Yangon History, Myanmar
Yangon has come a long way in terms of its history—and the changes that happened are more than just modifications of its name.
The birth of Dagon
Yangon was formerly called Dagon, which was established in sixth century AD. The first occupants were the Mon, who were living then in the lower portion of the town. The people’s source of livelihood was fishing.
A couple of centuries after, Dagon was under the control of King Alaungpaya, who eventually changed the name to Yangon. He was the first Burmese king and the one who established the Konbaung Dynasty.
The seize of Yangon
The arrival of the British was more of a bane than a boon at first. A war broke out. Called the first Anglo-Burmese War, it lasted for two years, from 1824 to 1826. Burma won, and the government was given back to its people. In 1841, however, a huge fire destroyed a large portion of the city.
The Second Anglo-Burmese War happened in 1852, and the British took the victory this time. Since it was under the British empire, a lot of European modifications were performed in the city. The once-rural town became a booming political and commercial district. The delta lands and other undeveloped portions of the city, especially those located near the Pazundaung Creek and the Yangon River, were transformed into residential areas and suburbs in order to accommodate the growing population.
At the onset of the twentieth century, Yangon already had a hospital, a number of colleges and universities, contemporary buildings, and beautifully developed lakes and parks.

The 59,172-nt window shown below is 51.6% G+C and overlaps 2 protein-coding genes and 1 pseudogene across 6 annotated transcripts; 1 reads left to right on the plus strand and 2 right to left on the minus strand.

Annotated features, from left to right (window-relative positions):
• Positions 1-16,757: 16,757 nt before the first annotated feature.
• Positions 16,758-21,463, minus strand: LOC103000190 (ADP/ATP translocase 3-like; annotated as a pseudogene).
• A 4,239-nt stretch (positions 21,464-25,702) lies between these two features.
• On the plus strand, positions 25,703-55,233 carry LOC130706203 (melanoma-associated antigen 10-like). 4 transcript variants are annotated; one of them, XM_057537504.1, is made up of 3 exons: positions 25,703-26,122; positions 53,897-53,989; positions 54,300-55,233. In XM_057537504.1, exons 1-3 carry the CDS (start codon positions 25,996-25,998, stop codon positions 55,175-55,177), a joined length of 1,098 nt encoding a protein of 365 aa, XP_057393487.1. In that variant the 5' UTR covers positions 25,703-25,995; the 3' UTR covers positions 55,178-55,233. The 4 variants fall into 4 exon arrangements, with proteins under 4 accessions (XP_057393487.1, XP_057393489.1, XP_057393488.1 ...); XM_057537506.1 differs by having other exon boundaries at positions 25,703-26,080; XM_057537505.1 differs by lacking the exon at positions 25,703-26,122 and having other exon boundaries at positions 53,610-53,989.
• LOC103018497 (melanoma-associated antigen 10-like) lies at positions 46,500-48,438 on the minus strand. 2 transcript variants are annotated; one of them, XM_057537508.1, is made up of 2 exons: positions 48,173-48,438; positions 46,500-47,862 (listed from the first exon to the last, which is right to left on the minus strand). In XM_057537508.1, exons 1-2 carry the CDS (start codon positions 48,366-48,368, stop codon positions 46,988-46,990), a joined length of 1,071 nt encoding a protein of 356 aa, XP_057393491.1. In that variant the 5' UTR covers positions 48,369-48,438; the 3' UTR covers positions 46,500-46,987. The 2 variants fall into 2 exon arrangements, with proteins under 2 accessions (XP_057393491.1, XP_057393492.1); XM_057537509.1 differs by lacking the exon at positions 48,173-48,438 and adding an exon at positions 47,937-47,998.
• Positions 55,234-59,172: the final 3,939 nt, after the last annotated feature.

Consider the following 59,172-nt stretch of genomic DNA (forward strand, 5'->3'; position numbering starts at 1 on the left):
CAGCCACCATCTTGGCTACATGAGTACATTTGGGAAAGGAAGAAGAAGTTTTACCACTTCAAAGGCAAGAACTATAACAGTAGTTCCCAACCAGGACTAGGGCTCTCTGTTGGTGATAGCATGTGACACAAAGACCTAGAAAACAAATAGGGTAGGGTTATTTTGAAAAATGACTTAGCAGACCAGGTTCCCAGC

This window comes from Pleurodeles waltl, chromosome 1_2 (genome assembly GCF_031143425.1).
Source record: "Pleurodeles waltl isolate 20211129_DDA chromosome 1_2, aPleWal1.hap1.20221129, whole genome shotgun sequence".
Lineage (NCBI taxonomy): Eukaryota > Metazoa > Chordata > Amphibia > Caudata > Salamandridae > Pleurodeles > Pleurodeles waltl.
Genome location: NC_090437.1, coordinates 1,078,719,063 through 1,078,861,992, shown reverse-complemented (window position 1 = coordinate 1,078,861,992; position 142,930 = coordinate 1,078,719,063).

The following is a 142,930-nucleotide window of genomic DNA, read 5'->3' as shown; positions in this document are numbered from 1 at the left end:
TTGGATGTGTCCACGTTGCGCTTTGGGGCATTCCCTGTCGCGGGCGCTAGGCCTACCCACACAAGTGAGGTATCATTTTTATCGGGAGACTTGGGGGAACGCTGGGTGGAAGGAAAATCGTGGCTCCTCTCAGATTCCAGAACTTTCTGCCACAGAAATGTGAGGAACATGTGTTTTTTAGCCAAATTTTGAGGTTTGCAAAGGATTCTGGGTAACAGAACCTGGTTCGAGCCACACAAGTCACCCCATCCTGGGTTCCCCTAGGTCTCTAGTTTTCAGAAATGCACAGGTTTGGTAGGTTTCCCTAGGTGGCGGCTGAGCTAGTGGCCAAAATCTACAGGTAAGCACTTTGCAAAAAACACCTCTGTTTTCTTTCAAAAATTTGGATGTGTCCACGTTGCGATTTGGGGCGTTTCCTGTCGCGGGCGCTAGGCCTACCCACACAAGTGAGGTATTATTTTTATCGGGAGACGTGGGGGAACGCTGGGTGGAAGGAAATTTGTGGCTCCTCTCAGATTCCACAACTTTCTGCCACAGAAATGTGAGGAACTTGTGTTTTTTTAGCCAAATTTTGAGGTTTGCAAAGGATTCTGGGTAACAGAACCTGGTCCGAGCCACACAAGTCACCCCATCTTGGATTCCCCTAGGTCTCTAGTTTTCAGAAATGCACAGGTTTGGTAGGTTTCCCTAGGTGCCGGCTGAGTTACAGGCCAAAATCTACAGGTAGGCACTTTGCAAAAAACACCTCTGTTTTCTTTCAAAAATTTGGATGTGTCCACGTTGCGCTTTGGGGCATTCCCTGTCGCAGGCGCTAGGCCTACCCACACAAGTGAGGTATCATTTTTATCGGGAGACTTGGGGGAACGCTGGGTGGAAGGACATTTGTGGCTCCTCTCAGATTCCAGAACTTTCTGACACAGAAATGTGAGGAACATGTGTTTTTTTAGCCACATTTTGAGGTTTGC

The independence of Yangon
After the Second World War, Burma achieved its independence. To display their nationalism, all road and park names were changed to Burmese ones—even Rangoon, which was given its old name, Yangon. By 1989, the military junta, who were then leading the government, applied several of these modifications. However, these were not really accepted by several Burmese people since they consider them unfit to do so.
New changes in Yangon
The country was isolated from the rest of the world during the rule of General Ne Win. Because of his policy, a lot of the colonial structures were not cared for properly and were deteriorating fast. It was only in the early parts of the 1990s that Burma, particularly Yangon, became more open to international markets. Soon there was influx of foreign and domestic investments. The old buildings were later destroyed in order to build newer and taller hotels, shopping centers, and offices.
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- Shwedagon Pagoda
travel tip by zangazanga posted more then 30 days ago
According to the legend, the pagoda is 2500 years old. But archaeologists say the it was built btw. the 6th and 10th century AD. Whatever the truth is, the Pagoda is wonderful. There are four entrances, the Southern one is guarded by...